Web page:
A well-insulated home will provide year-round comfort, and cost less to cool and heat. Insulation also helps reduce noise levels and condensation.
Many New Zealand homes are cold, damp and expensive to heat. About half the homes in New Zealand have adequate ceiling insulation and half have no floor or wall insulation.
These homes aren’t just uncomfortable to live in; they’re also bad for you. A Wellington School of Medicine study has found that families in un-insulated homes had more medical and hospital visits for respiratory conditions, and more days of work and school than those in insulated homes.
There are legal minimum requirements for insulation in new homes and additions to existing homes, but it’s worth spending a little more to exceed these requirements and get a warmer, more comfortable home.
While there are no specific requirements for existing homes, installing or upgrading your insulation is one of the best investments you can make.
The measure of insulation is expressed as an R-value, which is a product’s resistance to heat flow. The higher the R-value the more effective the insulation is in resisting heat transfer.
The most common R-value in new homes for walls and roofs is between R1.5 and R3.0. Higher R-values are required in colder parts of New Zealand, although you can install higher R-values than the required legal minimum for more comfort and energy savings.
Where to place insulation
Most New Zealand homes are built of timber framing, which is good for earthquake resistance but poor at retaining heat. In an un-insulated timber house (pre-1978), two-thirds of heat is lost through the ceiling and exterior walls.
The most heat is lost through the ceiling and roof, so that should be your top priority for insulation.
The design and construction of your home will affect the specific types of insulation you can use, and where the insulation can be placed.
Some construction systems, such as aerated concrete blocks, hollow glass blocks and straw bales are more effective at retaining heat, and relatively little additional insulation may be required.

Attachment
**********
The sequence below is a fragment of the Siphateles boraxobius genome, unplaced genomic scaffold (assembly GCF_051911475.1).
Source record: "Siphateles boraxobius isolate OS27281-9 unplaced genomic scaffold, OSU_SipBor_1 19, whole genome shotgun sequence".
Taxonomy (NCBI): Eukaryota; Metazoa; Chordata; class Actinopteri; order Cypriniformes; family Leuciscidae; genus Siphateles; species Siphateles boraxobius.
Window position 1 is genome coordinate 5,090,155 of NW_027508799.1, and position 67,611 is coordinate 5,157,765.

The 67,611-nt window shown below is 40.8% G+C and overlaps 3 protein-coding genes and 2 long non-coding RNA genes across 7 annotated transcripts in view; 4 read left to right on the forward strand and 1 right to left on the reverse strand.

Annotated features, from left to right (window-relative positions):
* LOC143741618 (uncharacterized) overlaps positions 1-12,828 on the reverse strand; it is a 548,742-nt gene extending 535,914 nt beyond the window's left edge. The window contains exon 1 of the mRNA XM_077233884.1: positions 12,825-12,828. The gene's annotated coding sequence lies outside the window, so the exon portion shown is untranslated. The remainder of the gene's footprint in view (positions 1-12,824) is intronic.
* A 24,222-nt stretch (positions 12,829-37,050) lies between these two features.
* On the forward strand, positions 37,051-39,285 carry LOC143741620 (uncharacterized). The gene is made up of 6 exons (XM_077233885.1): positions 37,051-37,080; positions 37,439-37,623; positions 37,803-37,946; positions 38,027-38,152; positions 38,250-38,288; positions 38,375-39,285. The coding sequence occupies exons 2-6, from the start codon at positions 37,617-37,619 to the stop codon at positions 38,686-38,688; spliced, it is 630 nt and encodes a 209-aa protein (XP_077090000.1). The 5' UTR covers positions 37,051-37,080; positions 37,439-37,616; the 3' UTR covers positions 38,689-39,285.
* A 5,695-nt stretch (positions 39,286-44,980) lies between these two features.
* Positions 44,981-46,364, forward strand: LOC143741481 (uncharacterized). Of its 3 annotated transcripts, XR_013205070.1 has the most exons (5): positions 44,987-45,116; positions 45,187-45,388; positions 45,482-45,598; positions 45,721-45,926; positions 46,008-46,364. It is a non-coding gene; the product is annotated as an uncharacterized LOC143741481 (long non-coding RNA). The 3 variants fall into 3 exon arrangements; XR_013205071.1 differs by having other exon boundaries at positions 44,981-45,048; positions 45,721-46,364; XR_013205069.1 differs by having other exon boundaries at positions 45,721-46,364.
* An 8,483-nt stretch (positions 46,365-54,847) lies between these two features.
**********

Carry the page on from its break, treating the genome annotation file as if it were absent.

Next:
Roof and ceiling insulation
Roof space and room ceilings work most e4ffectively if they are all insulated together. About 42% of heat loss from an average un-insulated home occurs through this area (up to 60% in pre-1978 houses).
Use reflective insulation under the roof timbers (if accessible) and bulk insulation such as fiberglass, polyester or wool batts in the ceiling. Rolling bulk blanket insulation across ceiling joists is the most effective way to insulate the ceiling, as it covers the ‘cold bridges’ of the timber joists.
About 24% of heat from an un-insulated timber home is lost through the walls. Walls can be more difficult to insulate than ceilings, particularly in existing homes.
If you’re using a framed construction system, insulation should be placed within the wall framing. Insulation can also be installed outside the framing (but the insulation must be weatherproof to be effective).
The amount of insulation you can install may depend on the thickness of the walls and the size of the framing. If you’re building a new home or major extension or renovation, consider increasing the framing size to fit in more insulation.
If you’re using a solid construction system such as concrete, insulation should be placed on the outside of the solid wall. The inside of the wall can also be insulated, but is less effective.
Wall insulation can be fitted to existing homes by:
- Removing wall claddings and installing blanket or batt insulation—the best option for timber frames
- Fixing solid or blanket insulation to the outside of solid walls. This will include external cladding as part of the system.
Up to 20% of heat loss occurs through the floor in un-insulated houses. Under-floor insulation helps keep a home warm and dry. The most common material used is a double-sided reflective foil that is stapled along the floor joists.
Please note: It is best to use an approved installer because of the risk of electrocution if staples strike live cables.
Insulation should be used on the underside of suspended timber or concrete floors, or on the edge and underside of concrete floor slabs.
Polystyrene planks, which are cut to the width of floor between joists, are an effective and widely used type of insulation under timber floors.
Polystyrene ‘pods’ are available for concrete flooring, and expanded polystyrene insulation can be used in sandwich format between pre-formed concrete slabs and blocks.